Sales tax collections are considered a go-to economic indicator, giving business and government leaders a quick look at local consumer spending and confidence. But the numbers don’t always tell the whole story.
Take 2015, for example, during which statewide sales tax collections grew by $552 million, an increase of 3.6 percent. Pretty good, right?
Actually no. $487 million of the increase occurred in New York City. Not counting NYC, the statewide increase was an anemic 0.7 percent, and 30 of the 57 non-NYC counties saw year-over-year declines, according to State Comptroller Tom DiNapoli.
Worse still: Half the NYC increase came from a redistribution of taxes that had been incorrectly paid to the state over several years. Without the redistribution, NYC’s increase was 3.7 percent.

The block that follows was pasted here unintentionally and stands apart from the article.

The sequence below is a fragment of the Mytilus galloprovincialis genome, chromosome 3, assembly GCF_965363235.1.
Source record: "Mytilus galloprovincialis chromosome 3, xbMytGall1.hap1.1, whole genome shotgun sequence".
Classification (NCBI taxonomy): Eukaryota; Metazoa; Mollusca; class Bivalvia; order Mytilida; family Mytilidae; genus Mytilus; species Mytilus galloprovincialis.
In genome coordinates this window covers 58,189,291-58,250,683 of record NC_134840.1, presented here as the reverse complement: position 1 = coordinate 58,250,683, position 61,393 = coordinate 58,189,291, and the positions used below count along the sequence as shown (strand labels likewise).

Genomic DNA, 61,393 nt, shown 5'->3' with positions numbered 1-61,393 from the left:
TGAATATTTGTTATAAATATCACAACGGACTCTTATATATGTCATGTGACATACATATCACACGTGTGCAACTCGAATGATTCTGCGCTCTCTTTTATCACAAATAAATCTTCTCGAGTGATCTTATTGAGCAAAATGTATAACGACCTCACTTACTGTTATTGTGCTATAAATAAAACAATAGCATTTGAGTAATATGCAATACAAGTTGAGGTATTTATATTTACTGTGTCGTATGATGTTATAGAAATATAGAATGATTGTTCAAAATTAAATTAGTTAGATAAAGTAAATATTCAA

Nassau saw an increase of 1.4 percent; Suffolk collections increased 0.9 percent.
Erie County, where the Buffalo Billion is hard at work, posted a 2.3 percent increase.
On the down side, Montgomery County (-6.7 percent) and Delaware County (-6 percent) led the way.
Of the 19 cities other than New York City having a sales tax, 10 saw a drop in collections from 2014 to 2015. Johnstown had a decline of 7.3 percent and Auburn had a dip of 5.3 percent. Conversely, Yonkers grew by 5.8 percent and Glens Falls collections increased by 5.5 percent.
What’s the take away? Not much of one. Year-over-year fluctuations and corrections make single-year readings a bit dodgy. The 2015 increase is pretty much in line with the 15-year running average, so let’s collectively stifle a yawn.
One clear truth, though: New York City remains the state’s economic engine.